Chicago Cubs president of baseball operations Theo Epstein emphasized on Thursday that Alfonso Soriano remains a valuable offensive asset, but Epstein also left the door open to the type of move that led to Carlos Zambrano being shipped to the Miami Marlins earlier in the day.
Hours after the Cubs announced the Zambrano move -- a transaction that included the Cubs absorbing $15 million of the $18 million owed Zambrano in 2012, according to a source -- Epstein said he would pursue another trade if it made sense moving forward.
Part of that equation could be how much of Soriano's contract the Cubs would be willing to pay. Soriano, who turns 36 on Saturday, is owed $54 million over the next three seasons.
And like Zambrano, Soriano has a full no-trade clause.
"He also hit 26 home runs and drove in 88 runs last year," Epstein said. "He's a valuable offensive player, so it's our responsibility as an organization to work with him and to get the best out of him.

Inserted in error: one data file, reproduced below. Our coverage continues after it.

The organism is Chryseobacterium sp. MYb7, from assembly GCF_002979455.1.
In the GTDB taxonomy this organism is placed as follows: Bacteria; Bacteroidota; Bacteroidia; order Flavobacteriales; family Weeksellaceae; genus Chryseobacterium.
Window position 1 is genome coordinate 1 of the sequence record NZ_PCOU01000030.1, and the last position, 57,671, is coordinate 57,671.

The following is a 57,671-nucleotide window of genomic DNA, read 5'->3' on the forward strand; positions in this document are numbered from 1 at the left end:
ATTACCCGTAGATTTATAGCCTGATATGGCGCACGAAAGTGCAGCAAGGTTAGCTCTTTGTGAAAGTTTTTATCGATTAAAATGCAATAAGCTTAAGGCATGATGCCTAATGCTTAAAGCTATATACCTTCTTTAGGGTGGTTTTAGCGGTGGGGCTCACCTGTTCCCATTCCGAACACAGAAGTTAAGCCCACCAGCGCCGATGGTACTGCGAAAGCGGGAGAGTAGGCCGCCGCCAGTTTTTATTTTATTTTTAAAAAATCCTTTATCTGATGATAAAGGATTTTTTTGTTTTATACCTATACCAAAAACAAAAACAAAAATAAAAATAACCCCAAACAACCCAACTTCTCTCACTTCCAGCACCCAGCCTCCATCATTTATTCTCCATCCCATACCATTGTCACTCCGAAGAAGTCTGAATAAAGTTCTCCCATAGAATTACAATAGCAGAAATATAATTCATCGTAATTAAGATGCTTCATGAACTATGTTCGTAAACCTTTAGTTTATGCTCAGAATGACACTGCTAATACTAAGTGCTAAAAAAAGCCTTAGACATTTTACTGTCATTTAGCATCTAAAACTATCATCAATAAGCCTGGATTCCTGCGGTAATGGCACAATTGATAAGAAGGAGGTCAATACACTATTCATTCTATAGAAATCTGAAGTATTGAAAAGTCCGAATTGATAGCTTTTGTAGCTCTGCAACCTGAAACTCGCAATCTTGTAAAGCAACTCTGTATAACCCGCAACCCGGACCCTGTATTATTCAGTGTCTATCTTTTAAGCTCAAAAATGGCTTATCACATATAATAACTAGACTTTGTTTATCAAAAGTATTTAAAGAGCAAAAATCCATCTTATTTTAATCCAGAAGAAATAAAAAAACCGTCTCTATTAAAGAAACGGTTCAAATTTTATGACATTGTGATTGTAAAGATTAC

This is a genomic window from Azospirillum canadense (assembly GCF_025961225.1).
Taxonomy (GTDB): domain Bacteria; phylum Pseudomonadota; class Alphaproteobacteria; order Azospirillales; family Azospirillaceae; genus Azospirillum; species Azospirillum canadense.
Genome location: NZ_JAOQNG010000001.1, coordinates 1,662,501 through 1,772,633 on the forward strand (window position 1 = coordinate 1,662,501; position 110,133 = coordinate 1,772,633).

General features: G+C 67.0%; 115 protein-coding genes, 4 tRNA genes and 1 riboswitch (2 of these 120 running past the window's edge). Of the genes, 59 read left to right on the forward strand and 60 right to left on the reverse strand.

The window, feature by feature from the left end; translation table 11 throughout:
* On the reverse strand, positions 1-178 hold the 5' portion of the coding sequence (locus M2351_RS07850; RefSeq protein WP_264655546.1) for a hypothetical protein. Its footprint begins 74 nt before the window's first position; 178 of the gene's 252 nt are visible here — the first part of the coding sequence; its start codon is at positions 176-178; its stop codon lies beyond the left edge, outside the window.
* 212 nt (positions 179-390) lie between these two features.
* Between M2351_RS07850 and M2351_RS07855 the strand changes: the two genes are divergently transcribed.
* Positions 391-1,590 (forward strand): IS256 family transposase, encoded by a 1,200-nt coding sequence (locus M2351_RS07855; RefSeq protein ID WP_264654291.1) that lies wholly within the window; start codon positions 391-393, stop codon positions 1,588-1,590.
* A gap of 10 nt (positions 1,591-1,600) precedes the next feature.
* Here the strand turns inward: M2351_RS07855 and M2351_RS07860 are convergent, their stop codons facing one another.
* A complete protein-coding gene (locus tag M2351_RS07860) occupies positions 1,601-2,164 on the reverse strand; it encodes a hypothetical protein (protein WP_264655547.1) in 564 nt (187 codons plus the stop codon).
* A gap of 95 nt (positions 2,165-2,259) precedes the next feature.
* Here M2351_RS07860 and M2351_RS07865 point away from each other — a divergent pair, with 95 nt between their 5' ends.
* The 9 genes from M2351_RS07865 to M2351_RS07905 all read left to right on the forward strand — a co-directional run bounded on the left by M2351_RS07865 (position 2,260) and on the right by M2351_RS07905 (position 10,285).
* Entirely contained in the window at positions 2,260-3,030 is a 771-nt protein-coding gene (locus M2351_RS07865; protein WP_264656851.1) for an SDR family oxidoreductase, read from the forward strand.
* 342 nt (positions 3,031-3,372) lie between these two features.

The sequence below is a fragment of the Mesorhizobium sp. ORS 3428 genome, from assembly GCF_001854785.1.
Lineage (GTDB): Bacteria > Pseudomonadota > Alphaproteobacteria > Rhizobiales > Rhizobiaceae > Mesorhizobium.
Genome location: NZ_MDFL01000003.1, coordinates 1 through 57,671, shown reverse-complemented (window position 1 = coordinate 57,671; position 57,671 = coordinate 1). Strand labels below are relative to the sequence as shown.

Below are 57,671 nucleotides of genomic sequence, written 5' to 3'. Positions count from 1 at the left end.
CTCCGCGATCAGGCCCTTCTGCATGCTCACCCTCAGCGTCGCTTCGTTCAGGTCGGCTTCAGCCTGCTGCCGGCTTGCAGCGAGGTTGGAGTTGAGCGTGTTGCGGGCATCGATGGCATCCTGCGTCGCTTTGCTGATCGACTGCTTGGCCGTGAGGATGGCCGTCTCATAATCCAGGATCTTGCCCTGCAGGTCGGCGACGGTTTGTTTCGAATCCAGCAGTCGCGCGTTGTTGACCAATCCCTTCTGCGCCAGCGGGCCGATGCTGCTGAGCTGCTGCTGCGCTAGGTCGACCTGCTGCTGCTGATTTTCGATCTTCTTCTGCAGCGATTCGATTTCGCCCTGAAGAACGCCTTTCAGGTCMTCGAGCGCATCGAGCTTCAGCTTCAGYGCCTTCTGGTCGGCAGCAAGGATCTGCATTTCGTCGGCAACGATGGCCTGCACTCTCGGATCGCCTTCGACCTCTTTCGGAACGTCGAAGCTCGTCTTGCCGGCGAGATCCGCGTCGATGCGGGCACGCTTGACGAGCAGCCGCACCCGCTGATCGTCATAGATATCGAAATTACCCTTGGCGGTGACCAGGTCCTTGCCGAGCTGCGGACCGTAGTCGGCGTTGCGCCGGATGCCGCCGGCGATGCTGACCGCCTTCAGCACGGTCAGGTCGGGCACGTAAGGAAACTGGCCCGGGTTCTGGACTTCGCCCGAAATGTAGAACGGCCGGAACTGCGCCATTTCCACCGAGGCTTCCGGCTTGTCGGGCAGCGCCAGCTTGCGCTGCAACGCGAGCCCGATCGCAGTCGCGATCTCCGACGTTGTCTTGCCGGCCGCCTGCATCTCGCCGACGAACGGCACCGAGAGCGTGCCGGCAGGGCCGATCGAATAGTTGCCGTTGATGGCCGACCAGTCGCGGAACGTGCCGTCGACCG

"At some point in the future, if there's a transaction that makes sense with any of our players that puts the Cubs in a better position moving forward, we are going to pursue it. But in respect to Alfonso, he has power and is an offensive contributor. We can work with him to get the best out of him and see where that takes us."
It would appear Soriano would have the most appeal to American League teams as a designated hitter. The Cubs talked to at least eight AL teams over the last six weeks about a deal for Soriano, according to ESPNChicago.com's Bruce Levine, who also reported the Los Angeles Angels appeared interested before signing Albert Pujols.
ESPNChicago.com's Bruce Levine contributed to this report.